The Sentencing Act sets out the purposes of sentencing in New Zealand. They are to hold the offender accountable; to promote responsibility for harm done; to provide for the victim’s interests; reparation; denunciation; deterrence; protection of the community; rehabilitation and reintegration.123 Some objectives are offender-focused, promoting internal change. They require a genuine understanding of the wrong committed and the reason this wrong has been punished. Others are focused on protecting the victim and the community. They reflect the modern approach to sentencing, and require mitigation of the potential to reoffend. For serious violent crime, or repeat offending, this often involves removal from the community via custodial sentences. Rehabilitation spans both categories, and by reforming the offender it protects the community after the formal sentence ends. However rehabilitation programmes are usually administered in custodial settings, and successful rehabilitation will require offenders to understand the reality of their actions.
An understanding of how the crime is committed is necessary to target sentences, in order to achieve the purposes of sentencing. For example, it will be difficult to make an offender understand the gravity of his crime if it is treated as a first-time opportunistic offence, when it is actually one in a string of premeditated offences. Likewise, the focus in rehabilitation will be different for a first-time opportunistic offence, as opposed to a recidivist offender using premeditation. Therefore, to fulfill the purposes of sentencing, it is important to base decisions on an accurate picture of offending including, but not limited to, recidivism risk.
Recidivism risk is generally considered at sentencing, although it may not be specifically named as a factor. In R v AM, for example, the court specifically addressed Corrections’ assessment of AM’s recidivism risk.124 If the traditional, rather than the actuarial. approach is taken, then instead of directly addressing risk, the judge may use proxies such as regret and understanding of the crime. These are focused on the individual, but are popularly understood as measures of ongoing criminality.125 Additionally, the history of offending is a mandatory factor to be considered at sentencing, and is significant in analysis of recidivism risk.126 In sexual violation sentencing, the presence of multiple victims, or prolonged victimisation of the same individual, is an aggravating factor.127
  1. See David Brown “Recurring themes in contemporary criminal justice developments and debates” in Julia Tolmie and Warren Brookbanks (eds) Criminal Justice in New Zealand (LexisNexis, Wellington, 2007) 7 at 16–20; and Andrew Ashworth and Lucia Zedner Preventive Justice (Oxford University Press, Oxford, 2014) at 47–50 and 119–144.
  2. Ashworth and Zedner, above n 120, at 27 and 95–102.
  3. At 47–50; and Brown, above n 120, at 16–20.
  4. Sentencing Act, s 7.

124 R v AM (CA27/2009), above n 7, at [143].

125 Sentencing Act, ss 7–10.

126 Section 9(1)(j).

127 R v AM (CA27/2009), above n 7, at [47]–[48].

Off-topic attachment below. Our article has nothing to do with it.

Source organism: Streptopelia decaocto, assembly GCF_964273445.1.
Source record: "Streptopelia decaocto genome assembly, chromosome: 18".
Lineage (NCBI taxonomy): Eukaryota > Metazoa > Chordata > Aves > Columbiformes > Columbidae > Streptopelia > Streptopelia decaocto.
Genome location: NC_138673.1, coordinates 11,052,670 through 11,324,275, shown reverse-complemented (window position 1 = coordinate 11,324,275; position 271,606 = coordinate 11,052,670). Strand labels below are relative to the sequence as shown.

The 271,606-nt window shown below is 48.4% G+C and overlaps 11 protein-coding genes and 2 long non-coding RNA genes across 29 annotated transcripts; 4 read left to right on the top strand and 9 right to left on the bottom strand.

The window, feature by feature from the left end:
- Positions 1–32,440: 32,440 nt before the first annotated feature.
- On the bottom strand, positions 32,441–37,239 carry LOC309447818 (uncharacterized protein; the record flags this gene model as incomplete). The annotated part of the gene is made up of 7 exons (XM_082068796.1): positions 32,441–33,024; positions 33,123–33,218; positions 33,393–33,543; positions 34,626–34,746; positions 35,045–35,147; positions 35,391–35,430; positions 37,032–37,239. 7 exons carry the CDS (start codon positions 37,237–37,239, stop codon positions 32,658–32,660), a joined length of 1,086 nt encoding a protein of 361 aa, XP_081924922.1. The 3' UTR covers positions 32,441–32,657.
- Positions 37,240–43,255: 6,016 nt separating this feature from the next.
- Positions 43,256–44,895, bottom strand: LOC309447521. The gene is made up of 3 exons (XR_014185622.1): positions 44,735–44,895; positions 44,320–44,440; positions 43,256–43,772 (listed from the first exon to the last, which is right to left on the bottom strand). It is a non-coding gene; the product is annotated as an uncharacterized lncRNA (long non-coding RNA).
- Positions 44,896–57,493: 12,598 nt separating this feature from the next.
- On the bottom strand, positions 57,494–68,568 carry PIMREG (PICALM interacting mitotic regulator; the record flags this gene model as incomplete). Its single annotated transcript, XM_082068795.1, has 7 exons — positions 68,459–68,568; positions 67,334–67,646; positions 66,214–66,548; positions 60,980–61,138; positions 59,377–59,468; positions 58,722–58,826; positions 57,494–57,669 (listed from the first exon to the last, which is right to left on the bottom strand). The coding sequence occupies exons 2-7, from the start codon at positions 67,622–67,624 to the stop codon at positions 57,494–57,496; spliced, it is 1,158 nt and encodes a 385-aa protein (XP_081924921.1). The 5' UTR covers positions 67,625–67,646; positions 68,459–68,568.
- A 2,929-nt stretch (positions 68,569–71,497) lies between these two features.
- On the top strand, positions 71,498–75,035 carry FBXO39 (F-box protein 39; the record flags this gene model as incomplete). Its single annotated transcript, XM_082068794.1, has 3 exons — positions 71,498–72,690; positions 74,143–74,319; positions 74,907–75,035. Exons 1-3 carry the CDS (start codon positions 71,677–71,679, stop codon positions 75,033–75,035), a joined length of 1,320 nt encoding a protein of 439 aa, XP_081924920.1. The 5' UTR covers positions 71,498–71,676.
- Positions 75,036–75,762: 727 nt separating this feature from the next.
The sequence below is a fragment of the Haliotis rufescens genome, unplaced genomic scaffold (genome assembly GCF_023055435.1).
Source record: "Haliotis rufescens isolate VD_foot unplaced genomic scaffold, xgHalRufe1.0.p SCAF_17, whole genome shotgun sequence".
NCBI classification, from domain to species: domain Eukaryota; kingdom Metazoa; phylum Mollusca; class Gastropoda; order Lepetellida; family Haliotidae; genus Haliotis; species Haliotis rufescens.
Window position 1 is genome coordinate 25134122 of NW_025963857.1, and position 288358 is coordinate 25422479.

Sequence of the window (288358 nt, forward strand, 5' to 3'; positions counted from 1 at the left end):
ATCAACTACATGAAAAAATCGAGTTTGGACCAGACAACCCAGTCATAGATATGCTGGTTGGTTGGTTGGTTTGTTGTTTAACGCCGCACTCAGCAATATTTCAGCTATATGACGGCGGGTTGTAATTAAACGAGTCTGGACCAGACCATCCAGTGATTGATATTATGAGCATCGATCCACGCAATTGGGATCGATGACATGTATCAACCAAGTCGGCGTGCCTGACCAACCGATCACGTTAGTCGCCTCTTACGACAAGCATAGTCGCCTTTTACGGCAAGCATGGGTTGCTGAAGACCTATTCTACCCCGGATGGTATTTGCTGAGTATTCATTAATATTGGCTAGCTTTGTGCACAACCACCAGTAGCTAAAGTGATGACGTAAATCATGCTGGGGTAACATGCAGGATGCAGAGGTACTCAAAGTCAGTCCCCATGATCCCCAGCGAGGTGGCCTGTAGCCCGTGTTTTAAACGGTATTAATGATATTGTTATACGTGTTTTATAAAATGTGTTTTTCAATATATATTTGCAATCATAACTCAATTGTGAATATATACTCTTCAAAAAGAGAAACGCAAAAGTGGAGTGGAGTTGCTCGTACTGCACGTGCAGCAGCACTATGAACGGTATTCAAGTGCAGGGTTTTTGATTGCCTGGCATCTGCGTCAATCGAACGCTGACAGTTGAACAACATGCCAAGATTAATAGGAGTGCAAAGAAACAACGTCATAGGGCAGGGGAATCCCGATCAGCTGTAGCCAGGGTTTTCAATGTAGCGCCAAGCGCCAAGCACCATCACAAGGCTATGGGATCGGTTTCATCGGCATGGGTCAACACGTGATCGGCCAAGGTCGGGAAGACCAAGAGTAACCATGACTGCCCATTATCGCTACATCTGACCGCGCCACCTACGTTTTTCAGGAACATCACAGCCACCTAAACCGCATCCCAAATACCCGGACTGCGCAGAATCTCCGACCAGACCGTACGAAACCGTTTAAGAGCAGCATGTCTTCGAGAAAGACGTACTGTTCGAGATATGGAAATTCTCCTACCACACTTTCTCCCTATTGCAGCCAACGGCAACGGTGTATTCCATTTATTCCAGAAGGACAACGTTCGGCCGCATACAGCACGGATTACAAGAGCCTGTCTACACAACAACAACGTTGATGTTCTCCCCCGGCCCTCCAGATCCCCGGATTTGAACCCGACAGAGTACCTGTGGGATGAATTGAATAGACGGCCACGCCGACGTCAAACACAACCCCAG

The traditional approach is not risk-focused, so its ability to mitigate the offending risk is naturally limited. However, even where the actuarial approach is applied, it is only one factor among many. Most principles of sentencing relate to the individual offender and the circumstances of the crime, rather than the feelings of the victim or public safety. This reflects the function of criminal law in holding offenders to account, and the legal reality that criminal cases are between the victim and the offender, but between the state and the offender.
An assessment of recidivism risk is inherently prospective, and therefore diverges from the traditional retrospective focus of the criminal law. Scholars have argued that statistical tools are necessarily impersonal, and examine the profile of the offender rather than the offender’s past actions.128 They see this as a breach of due process: the offender is effectively punished for belonging to a group, not for his actions, and that punishment is rationalised using specialist evidence. This evidence can be difficult to challenge in a court context, even if there are confounding factors making its accuracy uncertain, in regards to the particular offender.129
Advocates of actuarial tools answer these criticisms by pointing out that tools are validated by empirical research, and are more effective than traditional assessment methods. It is true that the observed accuracy of actuarial tools is often as good as, or better than, traditional psychological assessment or risk scoring measures.130 It can be argued, however, that they are qualitatively different to such measures. Even if traditional tools are less accurate, they at least focus on characteristics personal to the offender, which is important both from a due process perspective and in the context of a criminal justice system, suffering from entrenched systemic discrimination. Actuarial tools, by contrast, assess risk on a population level, and are capable, at most, of showing that a given offender belongs to a group that tends to reoffend more than another group. All those involved in the criminal justice process should therefore be wary of confusing correlation with causation, and labelling any offender a high-risk individual based solely or mainly on an actuarial analysis.
Unsurprisingly, R v AM did not address the effect of unreported rape on serious crime profiles. Nor did it establish guidelines for the use of risk assessment tools at sentencing for sexual crime. However AM himself was assessed before trial using the Automated Sexual Recidivism Scale and the Stable-2007- two of Corrections’ primary risk assessment tools for sexual offenders.131 The assessment was not criticised, and was taken into consideration by the court in deciding whether to impose a minimum period of imprisonment, under s 86 of the Sentencing Act.132 This indicates that the court thought there was a place for such assessments at the sentencing stage. They are helpful at least in determining non-parole periods, even if their omission from the discussion of sentencing principles suggests they might not be a significant factor in determining the overall sentence.